• Speaking of the Rule 5 draft, Terry Doyle is headed to Japan after the Twins selected him with the No. 2 pick only to send him back to the White Sox in spring training. Doyle rejoined the White Sox at Triple-A with a 2.83 ERA and 71-to-18 strikeout-to-walk ratio in 76 innings, including a near no-hitter against Rochester, but they agreed to release the 26-year-old right-hander so he could sign with a Japanese team. A fitting end to an all-around weird story.

Phil Dumatrait, who was pitching in Rochester's bullpen after spending much of last season with the Twins, announced his retirement at age 30. He spent parts of 10 years in the minors and finishes with a 6.20 ERA in 151 career innings as a big leaguer, but the 2000 first-round pick had enough smoke and mirrors to post a 3.92 ERA in 45 appearances for the Twins last season despite an ugly 29-to-25 strikeout-to-walk ratio in 41 innings.

Kevin Mulvey also called it quits, becoming the first player from the Johan Santana trade to retire. At the time of the Santana deal Mulvey was 23 years old and the former second-round pick looked like a potential mid-rotation starter who was billed as close to MLB-ready, but he posted a 7.90 ERA in 27 innings as a big leaguer. He was a bust, but the Twins managed to get some value out of Mulvey by trading him to the Diamondbacks for Jon Rauch in mid-2009.

Ben Nicholson-Smith of MLB Trade Rumors crunched the numbers on every team's payroll commitments for next season and the Twins have the 13th-most money already spent at $65 million. This year's payroll is around $94 million, which represents a 17 percent drop from last year's $113 million.

Trevor Plouffe isn't the only Twins hitter putting up big numbers since May 15. Through that date the Twins' lineup scored an average of just 3.3 runs in 36 games, but in 31 games since then they've averaged 5.2 runs.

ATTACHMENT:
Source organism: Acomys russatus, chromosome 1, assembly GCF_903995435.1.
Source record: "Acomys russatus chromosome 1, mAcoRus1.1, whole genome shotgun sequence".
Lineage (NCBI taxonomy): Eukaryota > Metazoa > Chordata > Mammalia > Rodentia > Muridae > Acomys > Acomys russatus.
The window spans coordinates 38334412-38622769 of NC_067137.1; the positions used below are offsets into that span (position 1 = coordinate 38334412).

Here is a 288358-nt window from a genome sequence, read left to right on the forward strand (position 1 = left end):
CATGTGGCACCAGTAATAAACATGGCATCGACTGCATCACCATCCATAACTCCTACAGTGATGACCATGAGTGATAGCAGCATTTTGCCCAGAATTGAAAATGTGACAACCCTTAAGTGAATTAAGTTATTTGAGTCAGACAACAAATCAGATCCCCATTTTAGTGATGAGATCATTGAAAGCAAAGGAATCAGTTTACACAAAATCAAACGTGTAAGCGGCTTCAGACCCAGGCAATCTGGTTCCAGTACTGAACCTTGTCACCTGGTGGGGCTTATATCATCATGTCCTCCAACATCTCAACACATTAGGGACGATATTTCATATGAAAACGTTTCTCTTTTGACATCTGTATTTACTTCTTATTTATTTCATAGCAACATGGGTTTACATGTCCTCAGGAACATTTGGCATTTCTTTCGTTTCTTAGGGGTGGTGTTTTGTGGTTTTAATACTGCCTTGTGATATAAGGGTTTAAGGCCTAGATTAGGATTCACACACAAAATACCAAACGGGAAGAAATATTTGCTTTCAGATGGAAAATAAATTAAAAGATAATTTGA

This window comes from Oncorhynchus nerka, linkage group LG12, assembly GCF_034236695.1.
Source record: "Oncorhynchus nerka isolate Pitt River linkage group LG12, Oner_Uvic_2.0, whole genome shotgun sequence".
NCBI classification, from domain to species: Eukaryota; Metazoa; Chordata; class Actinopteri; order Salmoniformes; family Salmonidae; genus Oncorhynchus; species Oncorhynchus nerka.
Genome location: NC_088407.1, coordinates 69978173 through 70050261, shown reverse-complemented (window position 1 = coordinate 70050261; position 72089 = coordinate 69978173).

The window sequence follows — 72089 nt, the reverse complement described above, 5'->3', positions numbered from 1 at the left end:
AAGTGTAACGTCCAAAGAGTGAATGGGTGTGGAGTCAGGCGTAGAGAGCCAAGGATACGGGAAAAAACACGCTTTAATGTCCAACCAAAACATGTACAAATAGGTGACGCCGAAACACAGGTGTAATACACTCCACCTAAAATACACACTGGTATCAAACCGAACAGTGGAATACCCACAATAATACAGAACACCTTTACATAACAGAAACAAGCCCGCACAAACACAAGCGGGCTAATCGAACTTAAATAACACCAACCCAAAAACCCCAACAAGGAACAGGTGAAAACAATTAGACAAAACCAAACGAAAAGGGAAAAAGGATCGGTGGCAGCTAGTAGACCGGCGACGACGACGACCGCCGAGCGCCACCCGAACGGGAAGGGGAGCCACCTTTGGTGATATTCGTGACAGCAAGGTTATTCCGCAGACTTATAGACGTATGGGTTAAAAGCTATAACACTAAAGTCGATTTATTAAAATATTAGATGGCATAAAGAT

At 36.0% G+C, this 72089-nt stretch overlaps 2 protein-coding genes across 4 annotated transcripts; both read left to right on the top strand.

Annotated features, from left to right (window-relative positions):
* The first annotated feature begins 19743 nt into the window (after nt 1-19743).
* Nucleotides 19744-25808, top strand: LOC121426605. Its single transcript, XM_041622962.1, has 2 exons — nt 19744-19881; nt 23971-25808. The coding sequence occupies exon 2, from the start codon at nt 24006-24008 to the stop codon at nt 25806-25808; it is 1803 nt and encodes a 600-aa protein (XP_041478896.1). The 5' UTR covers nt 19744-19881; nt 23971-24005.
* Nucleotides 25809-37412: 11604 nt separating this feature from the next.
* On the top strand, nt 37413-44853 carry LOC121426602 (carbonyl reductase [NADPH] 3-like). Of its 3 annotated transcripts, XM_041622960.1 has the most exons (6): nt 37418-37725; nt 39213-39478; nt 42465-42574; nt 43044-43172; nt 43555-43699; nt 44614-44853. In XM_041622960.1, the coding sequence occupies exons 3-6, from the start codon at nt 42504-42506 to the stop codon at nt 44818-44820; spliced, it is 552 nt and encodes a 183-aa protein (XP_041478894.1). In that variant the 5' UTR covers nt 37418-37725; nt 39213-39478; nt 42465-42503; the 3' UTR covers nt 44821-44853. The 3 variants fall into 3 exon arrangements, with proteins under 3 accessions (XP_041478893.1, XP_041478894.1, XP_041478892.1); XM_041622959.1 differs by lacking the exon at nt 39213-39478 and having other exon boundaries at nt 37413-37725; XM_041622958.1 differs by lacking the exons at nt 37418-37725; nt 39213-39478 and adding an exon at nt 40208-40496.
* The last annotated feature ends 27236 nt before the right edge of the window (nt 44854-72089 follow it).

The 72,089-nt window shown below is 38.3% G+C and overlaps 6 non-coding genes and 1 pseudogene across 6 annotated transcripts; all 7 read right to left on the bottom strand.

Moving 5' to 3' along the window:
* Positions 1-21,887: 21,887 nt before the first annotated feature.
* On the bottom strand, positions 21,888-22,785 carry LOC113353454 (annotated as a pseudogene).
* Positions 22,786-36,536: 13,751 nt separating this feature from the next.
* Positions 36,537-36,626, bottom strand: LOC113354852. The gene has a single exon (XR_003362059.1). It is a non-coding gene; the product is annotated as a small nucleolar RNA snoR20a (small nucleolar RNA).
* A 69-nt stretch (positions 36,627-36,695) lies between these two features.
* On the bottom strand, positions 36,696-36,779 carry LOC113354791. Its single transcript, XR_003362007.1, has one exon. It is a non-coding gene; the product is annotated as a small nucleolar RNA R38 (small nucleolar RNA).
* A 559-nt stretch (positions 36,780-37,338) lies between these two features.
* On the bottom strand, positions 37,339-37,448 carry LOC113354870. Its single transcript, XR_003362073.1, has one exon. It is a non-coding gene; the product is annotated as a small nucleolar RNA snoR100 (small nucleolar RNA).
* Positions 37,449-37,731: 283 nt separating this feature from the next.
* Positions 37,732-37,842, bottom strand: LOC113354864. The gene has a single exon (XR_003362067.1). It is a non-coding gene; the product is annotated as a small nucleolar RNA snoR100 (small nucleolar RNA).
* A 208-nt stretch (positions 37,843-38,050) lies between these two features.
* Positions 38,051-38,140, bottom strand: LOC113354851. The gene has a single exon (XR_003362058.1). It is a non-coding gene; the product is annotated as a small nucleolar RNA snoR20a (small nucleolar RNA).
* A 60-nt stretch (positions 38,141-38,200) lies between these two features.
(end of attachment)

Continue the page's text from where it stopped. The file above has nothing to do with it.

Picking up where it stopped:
Alex Burnett has a great-looking 2.16 ERA, but he's gotten it done with a ton of smoke and mirrors while posting a horrid 13-to-9 strikeout-to-walk ratio in 33 innings. Burnett's strikeouts per nine innings have plummeted from 7.0 in 2010 to 5.9 in 2011 to 3.5 this season, which is the lowest mark by any reliever in baseball.

Jim Thome has hit .315 with 61 homers and a .640 slugging percentage in 194 career games against the Twins. He hit .266 with 37 homers and a .562 slugging percentage in 179 games for the Twins, producing the highest Isolated Power in team history.

Paul Konerko (.431) and Joe Mauer (.415) are the only hitters in the American League with an on-base percentage above .400.

Justin Morneau is hitting .310 with a .595 slugging percentage against right-handers and .091 with a .197 slugging percentage against left-handers.

Lew Ford, who last played in the majors for the Twins in 2007 and is now 35 years old, has hit .383/.450/.626 with five homers and four steals in 28 games at Triple-A for the Orioles.

John Sickels of MinorLeagueBall.com took a trip to Beloit to see the Twins' low Single-A team and had some interesting thoughts on a variety of prospects, including a pre-injury Rosario.

• ESPN.com ranked the 25 best single-game performances in postseason history and two of the top three spots belong to Twins.

• I was a guest on the Bucs Dugout podcast, talking about the Twins and my decade blogging about them with host Charlie Wilmoth.

• And if you haven't listened to this week's Gleeman and The Geek episode yet, the show was a good one as my guest co-hosts Parker Hageman and Joe Nelson subbed for Wally Pipp.

This week's blog content is sponsored by DiamondCentric and their new "Plouffe There It Is!" shirt, which is available in men's and women's sizes. Please support them for supporting AG.com.

April 2, 2012

Drew Butera loses his scholarship as Twins set Opening Day roster

"No scholarships." That's how Terry Ryan stressed not handing players jobs this year simply because they had jobs last year. Tsuyoshi Nishioka was the first casualty and now Drew Butera joins him in Rochester after two years in Minnesota. Butera's job was in jeopardy as soon as Ryan Doumit signed, but Ron Gardenhire's fear of catching emergencies and the Twins' aversion to ditching marginal guys for whom they develop an affinity had me skeptical.

Actually replacing replacement-level players is a step in the right direction, although Butera remains on the 40-man roster and, considering Joe Mauer's injury history and Doumit's shaky defense, there's a good chance he'll be back. Butera stuck around despite the lowest OPS of any non-pitcher with 300 plate appearances since 1990 because the Twins loved his defense, liked him as a person, and believed he had a big influence as Carl Pavano's personal catcher.

There's no doubt that Butera did a good job controlling the running game despite Pavano barely paying attention to runners, so the pairing may have been a good fit and may have even helped Pavano. However, evaluating catcher defense is very complicated and assuming something is true because a pitcher thinks it's true doesn't always show itself in the results. In terms of preventing runs Butera catching Pavano was the same as Mauer catching Pavano: